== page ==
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Potential Health Risks of Tattoos

Written by Courteney

Posted on April 27, 2016 at 12:02 am

A tattoo is a permanent drawing on skin created by a tattoo gun inserting ink pigment into the dermis (second layer of skin) through a series of tiny punctures made by the gun’s needle. Your body treats a tattoo as a wound for good reason – because it is one! As with any wound, a tattoo comes with certain risks, however, is possible to minimize those risks to create safer tattooing circumstances.

Medical tattoo risks include:

  1. Allergic reactions: It is rare, but possible to develop an allergic reaction to tattoo ink (especially glow-in-the-dark, red, blue, green and yellow dyes). Reactions are generally localized to the tattooed site consisting of prolonged itching and discomfort. In some cases, these reactions can occur up to years after acquiring the tattoo.
  2. Skin deformities: more common than reactions, skin issues such as keloids (permanently deformed skin bumps from abnormal scar tissue) or granulomas (inflamed patches of raised skin) can develop on the tattoo from trauma to the dermis (lower layer of skin).
  3. Skin infections: If the tattooing environment or equipment is dirty or unsterile, a nasty skin infection can develop from the tattooing process, most likely from contaminated surfaces or equipment. As with any infection, an infected tattoo can cause unpleasant symptoms such as fever, pain, tenderness, nausea and skin lesions. If not properly treated the infection can become a serious health problem and ruin the appearance of a tattoo as well.
  4. Blood Diseases: If a tattoo is performed under unsafe conditions (re-used needles) it is possible to contract a serious blood disease from the contaminated needle such as hepatitis C or tetanus.

How Can You Minimize These Risks?

While it is possible to minimize the risks of the aforementioned complications, you can’t entirely eliminate risks like infection or skin deformities. If you show signs of infection or an allergy, be sure to contact your doctor or one of our highly qualified DocChat physicians today for medical advice. Some things you can do to lessen your tattoo-related risks are:

  1. Ensure you choose your tattoo artist wisely. Are they reputable and safe? Do research, look at the artist’s work as well as reviews about customer experiences. Even meet with the artist for a quick “interview” to see if they are right for you.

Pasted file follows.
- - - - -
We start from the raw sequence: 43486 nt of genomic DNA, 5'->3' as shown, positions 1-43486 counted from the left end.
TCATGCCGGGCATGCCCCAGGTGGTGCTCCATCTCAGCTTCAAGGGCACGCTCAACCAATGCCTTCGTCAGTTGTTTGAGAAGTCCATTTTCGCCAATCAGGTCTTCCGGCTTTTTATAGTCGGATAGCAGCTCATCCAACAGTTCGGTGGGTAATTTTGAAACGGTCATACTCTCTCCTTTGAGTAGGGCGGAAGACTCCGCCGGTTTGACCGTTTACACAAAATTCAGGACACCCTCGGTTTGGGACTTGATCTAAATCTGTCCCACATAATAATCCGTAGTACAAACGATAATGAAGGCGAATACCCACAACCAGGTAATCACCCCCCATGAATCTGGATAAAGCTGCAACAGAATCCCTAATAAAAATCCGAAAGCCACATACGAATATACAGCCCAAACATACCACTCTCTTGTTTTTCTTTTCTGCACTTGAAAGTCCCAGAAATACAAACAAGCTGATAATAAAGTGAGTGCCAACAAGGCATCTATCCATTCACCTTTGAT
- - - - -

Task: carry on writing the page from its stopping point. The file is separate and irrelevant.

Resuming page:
2. Check out the artist’s workspace. This is almost as important as choosing a safe and responsible artist, ensuring their workspace is clean as well. Your skin will be particularly susceptible to germs since a tattoo creates a wound, so surfaces should be clean and clutter-free.
  3. Get your artist to do a “patch test” on your skin with the ink colors that are most closely associated with allergic reactions. If the small patch of color bothers your skin, you will know you can’t go ahead with the tattoo. This can save you immense discomfort.
  4. Ensure your artist washes their hands, puts on a new set of gloves and opens the needle in front of you so you can see that it is sterile. Never get a tattoo from a random person in a party setting who uses the same equipment on everyone. This is one way to contract serious diseases and possibly wind up with a terrible tattoo.

The Importance of Aftercare

If your tattoo is finished off without a hitch, that doesn’t mean you’re out of the woods. It is vital to take tattoo aftercare seriously and stick to the rules to ensure you don’t develop an infection and to ensure it heals properly and safely. These measures include:

  • Keep the area clean with light soap and warm water (dab it on, don’t rub and dab the area dry with a clean towel afterward).
  • Regularly apply moisturizer which contains gentle ingredients.
  • Avoid using petroleum products on your tattoo as it heals.
  • Do not submerge your freshly tattooed area in any kind of water (fresh or chlorinated) for a few weeks until it is healed, this could invite bacteria into the wound.
  • Cover your tattoo against sunlight for a few weeks as it can cause fading of the new ink as well as burn the wounded area which would further aggravate it and delay healing.
  • Don’t pick scabs or scratch your tattoo, bacteria from your fingers can get into the wound, or you may open the wound up which can also delay or complicate healing.

The Bottom Line

Tattoos are very popular for good reason, they can be an excellent means of self expression but it is important to understand the risks involved in getting tattooed, and practice necessary precautions to ensure it goes as well as it possibly can. Unfortunately, there is no guarantee if you take all the necessary safety measures that you won’t develop complications, so you will have to weigh the pros and cons before proceeding.

Thanks for visiting! We hope you return again soon.

 

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